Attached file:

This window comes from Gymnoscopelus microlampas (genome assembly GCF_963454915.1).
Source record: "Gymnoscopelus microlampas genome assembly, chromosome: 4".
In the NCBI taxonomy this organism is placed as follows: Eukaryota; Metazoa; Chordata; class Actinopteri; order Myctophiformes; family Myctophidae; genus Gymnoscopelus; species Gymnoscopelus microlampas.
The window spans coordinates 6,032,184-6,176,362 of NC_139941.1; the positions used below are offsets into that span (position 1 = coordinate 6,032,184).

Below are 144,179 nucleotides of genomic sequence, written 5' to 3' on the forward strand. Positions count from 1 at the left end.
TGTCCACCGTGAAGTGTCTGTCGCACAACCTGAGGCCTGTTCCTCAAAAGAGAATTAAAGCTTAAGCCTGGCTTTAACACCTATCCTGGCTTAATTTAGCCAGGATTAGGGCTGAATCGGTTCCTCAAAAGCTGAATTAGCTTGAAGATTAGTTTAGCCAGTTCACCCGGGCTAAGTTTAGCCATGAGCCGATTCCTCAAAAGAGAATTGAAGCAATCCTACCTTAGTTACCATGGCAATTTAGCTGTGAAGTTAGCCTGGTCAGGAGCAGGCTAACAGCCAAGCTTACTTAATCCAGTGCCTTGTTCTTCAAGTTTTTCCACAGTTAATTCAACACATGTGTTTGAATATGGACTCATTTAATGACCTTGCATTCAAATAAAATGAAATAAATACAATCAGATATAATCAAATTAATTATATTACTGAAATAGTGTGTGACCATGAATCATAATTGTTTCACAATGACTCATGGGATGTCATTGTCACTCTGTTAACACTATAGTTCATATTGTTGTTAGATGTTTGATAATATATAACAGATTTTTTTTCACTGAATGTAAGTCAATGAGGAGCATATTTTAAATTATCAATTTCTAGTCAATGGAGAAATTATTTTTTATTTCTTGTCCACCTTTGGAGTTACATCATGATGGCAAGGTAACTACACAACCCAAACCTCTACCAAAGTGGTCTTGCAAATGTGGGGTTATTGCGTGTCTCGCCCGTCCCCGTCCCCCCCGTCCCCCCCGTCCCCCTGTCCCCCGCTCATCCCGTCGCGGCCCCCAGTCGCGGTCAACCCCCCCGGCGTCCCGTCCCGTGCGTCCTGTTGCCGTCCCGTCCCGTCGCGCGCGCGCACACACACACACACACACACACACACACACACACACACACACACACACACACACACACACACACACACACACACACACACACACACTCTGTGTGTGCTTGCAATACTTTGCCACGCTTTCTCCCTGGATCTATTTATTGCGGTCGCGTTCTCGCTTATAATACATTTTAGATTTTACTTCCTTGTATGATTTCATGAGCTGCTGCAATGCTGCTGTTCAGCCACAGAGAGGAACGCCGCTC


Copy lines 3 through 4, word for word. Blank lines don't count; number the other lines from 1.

In the NCBI taxonomy this organism is placed as follows: Eukaryota; Metazoa; Chordata; class Actinopteri; order Myctophiformes; family Myctophidae; genus Gymnoscopelus; species Gymnoscopelus microlampas.
The window spans coordinates 6,032,184-6,176,362 of NC_139941.1; the positions used below are offsets into that span (position 1 = coordinate 6,032,184).